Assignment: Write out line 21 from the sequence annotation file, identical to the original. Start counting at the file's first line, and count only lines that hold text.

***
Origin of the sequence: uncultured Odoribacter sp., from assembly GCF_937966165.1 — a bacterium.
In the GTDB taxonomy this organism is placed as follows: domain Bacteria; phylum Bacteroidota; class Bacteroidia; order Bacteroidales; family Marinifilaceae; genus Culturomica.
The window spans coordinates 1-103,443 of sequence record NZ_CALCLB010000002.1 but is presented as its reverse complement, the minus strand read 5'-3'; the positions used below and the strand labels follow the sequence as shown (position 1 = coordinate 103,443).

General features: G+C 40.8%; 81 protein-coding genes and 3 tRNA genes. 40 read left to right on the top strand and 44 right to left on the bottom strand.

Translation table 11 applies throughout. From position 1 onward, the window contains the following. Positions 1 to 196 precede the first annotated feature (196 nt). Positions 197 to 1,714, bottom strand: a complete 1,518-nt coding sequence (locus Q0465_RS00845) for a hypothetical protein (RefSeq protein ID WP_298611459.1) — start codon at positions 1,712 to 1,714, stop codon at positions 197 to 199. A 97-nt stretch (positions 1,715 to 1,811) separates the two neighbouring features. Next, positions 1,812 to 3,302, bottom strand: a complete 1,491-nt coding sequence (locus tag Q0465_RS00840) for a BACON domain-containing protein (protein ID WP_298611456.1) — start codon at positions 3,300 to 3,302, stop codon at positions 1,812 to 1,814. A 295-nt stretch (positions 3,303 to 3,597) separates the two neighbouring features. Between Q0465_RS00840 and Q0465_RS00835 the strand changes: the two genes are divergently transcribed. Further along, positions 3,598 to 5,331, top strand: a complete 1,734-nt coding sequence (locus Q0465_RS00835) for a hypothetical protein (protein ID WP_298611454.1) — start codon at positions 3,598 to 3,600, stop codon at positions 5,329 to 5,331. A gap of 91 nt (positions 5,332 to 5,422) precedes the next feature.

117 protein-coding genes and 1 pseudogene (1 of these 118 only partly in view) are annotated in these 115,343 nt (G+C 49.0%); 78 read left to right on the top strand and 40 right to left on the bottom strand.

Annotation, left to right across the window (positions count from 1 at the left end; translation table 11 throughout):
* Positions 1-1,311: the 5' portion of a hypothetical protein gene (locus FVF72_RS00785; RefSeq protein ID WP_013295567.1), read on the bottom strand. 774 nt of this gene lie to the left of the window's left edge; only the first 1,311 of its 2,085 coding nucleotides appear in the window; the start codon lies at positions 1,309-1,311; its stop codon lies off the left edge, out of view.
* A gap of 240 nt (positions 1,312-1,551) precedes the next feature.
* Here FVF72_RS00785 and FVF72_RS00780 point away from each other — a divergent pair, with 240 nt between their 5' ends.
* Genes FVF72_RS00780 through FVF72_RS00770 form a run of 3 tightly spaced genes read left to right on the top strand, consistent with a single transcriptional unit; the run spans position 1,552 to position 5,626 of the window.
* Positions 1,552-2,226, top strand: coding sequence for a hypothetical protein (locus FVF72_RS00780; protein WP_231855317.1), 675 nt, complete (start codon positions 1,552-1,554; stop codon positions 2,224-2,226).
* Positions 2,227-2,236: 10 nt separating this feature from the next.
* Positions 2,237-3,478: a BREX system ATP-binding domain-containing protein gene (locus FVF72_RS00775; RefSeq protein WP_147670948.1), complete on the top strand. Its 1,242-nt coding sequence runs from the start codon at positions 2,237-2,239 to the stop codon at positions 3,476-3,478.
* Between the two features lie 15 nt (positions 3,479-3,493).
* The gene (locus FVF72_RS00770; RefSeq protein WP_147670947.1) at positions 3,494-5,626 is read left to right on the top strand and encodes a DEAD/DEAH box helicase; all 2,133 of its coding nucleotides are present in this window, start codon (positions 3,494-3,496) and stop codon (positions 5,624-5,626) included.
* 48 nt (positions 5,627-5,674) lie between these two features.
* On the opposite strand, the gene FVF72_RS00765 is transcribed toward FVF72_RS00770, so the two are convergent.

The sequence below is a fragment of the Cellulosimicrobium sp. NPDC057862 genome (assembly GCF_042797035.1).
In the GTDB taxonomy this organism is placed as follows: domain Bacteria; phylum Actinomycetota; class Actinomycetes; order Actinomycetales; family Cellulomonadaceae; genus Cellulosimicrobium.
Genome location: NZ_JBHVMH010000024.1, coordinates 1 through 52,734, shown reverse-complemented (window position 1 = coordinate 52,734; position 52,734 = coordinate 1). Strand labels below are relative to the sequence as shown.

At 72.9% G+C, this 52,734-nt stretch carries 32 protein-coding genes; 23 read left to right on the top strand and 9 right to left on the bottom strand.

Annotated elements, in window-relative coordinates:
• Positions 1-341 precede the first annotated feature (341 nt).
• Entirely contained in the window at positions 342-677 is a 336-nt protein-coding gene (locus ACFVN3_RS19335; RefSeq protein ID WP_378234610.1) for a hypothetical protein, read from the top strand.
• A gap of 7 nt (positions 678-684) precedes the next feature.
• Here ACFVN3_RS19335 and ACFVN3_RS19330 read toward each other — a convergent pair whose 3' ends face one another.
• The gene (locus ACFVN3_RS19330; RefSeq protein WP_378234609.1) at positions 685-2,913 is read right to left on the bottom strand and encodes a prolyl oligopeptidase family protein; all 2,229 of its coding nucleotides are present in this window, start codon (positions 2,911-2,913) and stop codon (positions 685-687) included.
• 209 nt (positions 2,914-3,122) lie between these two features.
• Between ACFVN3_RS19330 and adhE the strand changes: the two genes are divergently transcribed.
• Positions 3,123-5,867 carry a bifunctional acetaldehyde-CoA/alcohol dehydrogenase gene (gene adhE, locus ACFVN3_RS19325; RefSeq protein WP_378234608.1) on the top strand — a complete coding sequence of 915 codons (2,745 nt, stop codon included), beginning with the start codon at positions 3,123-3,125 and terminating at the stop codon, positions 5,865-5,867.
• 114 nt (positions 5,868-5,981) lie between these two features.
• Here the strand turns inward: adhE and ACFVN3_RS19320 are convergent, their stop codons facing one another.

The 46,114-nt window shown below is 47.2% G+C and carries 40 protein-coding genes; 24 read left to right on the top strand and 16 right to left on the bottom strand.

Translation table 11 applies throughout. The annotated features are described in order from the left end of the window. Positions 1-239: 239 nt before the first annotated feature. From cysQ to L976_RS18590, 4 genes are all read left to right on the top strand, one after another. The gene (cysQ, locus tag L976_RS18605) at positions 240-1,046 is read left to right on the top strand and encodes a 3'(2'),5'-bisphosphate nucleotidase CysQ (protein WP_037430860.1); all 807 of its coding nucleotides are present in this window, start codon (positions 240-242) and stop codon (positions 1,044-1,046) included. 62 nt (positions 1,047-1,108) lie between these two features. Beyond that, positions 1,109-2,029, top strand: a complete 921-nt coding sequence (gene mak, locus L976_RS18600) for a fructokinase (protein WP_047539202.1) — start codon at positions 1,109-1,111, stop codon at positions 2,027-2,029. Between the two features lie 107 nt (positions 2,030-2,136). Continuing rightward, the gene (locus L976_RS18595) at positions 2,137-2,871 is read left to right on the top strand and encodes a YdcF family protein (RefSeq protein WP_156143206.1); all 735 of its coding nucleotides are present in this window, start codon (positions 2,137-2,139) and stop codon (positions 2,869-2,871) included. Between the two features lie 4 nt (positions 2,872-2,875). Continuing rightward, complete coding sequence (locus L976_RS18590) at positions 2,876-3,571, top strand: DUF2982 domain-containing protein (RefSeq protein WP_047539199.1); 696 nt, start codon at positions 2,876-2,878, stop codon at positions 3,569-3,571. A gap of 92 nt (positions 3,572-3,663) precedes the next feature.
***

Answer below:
Genome location: NZ_JBHVMH010000024.1, coordinates 1 through 52,734, shown reverse-complemented (window position 1 = coordinate 52,734; position 52,734 = coordinate 1). Strand labels below are relative to the sequence as shown.